The Productivity Blog

i4cp Study: Businesses Don’t Believe Reduced Tax Rates Will Fix Unemployment

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A new Institute for Corporate Productivity (i4cp) study finds that contrary to current political rhetoric, businesses don't believe that reducing business tax rates will improve unemployment numbers. A miniscule 3% of the HR professionals surveyed reported that high business tax rates make hiring difficult for their organizations.

Nor were expensive labor costs and global outsourcing, two factors commonly blamed for lost jobs in the U.S., cited as significant drivers of unemployment. Only 9% of respondents believed that current unemployment rates are a result of U.S. labor costs being too high, and 12% indicated they thought that companies' decisions to expand their workforces in places other than the U.S. are negatively impacting domestic hiring.

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It's the economy. Still.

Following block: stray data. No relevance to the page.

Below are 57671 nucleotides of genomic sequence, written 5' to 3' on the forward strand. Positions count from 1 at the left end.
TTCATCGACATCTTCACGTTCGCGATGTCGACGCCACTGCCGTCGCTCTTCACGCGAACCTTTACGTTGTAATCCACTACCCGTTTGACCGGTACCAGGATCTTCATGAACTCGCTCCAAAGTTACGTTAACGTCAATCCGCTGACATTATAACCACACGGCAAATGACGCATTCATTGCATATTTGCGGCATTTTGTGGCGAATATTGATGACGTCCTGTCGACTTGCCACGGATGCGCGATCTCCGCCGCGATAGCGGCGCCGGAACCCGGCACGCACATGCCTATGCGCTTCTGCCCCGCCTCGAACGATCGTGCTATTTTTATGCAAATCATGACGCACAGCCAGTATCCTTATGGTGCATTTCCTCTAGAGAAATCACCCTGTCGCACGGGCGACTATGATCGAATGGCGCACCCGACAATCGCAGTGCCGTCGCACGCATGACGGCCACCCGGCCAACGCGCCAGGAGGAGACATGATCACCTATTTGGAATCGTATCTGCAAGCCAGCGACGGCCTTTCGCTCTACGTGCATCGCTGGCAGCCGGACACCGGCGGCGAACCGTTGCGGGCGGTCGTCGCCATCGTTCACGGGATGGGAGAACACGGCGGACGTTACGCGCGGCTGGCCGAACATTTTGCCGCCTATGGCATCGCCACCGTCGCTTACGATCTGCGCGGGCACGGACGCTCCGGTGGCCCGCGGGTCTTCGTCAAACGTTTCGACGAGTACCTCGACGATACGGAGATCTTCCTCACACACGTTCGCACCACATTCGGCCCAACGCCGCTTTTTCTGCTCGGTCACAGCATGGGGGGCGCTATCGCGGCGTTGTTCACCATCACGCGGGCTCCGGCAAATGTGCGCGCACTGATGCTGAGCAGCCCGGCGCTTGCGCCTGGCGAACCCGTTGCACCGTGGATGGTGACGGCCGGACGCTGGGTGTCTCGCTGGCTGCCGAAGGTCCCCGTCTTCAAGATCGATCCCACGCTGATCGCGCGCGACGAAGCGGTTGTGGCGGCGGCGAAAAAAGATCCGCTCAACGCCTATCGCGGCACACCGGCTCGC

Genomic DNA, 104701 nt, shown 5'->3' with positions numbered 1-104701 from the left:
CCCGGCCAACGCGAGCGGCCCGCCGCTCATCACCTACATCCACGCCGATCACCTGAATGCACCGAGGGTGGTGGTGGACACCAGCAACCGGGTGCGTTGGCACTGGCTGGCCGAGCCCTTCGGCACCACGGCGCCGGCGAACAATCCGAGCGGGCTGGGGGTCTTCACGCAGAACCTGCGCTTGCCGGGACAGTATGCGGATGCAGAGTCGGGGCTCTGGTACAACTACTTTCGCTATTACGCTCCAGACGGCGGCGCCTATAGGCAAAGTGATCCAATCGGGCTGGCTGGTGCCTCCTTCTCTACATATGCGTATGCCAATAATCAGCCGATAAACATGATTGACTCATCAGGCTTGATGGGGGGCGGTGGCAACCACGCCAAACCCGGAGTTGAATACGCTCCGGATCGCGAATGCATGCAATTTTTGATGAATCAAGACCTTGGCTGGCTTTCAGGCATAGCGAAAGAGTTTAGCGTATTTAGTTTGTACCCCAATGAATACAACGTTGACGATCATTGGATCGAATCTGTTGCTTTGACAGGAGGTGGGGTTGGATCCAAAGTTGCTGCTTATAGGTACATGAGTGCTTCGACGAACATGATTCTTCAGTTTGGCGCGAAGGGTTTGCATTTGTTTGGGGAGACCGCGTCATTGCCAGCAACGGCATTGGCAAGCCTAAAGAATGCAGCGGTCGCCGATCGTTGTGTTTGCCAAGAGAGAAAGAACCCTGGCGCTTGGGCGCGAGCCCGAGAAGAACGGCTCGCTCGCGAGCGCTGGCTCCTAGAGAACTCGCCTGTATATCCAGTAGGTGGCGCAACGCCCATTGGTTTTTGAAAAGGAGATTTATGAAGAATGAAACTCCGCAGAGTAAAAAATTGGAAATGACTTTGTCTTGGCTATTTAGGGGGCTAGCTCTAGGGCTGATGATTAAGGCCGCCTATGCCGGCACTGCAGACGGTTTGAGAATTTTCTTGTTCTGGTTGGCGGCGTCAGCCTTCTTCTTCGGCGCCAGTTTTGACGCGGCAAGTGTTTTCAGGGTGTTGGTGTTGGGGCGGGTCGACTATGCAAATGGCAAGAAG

The HR professionals surveyed overwhelmingly cited global issues and economic uncertainty as the primary causes of unemployment. Thirty-nine percent of respondents stated that high unemployment rates are a natural outcome of the global recession and that hiring will improve naturally as the economy cycles back to recovery. And 37% of respondents said that unemployment rates are a direct result of companies' uncertainty about global social, political, and economic conditions, which result in their reluctance to take on more staff.

Companies are planning for global expansion

Though caution toward hiring lingers, 93% of respondents reported that they believed their company will either maintain or expand their global workforces in the coming three years. Among the high-performing companies - those that outperform competitors in revenue growth, market share, profitability and customer satisfaction - that percentage was a staggering 100%.

More information about global staffing trends and practices is available in i4cp's new report High-Performance Global Staffing: Shifting Labor Supplies and Strategies, exclusively available to i4cp member organizations.

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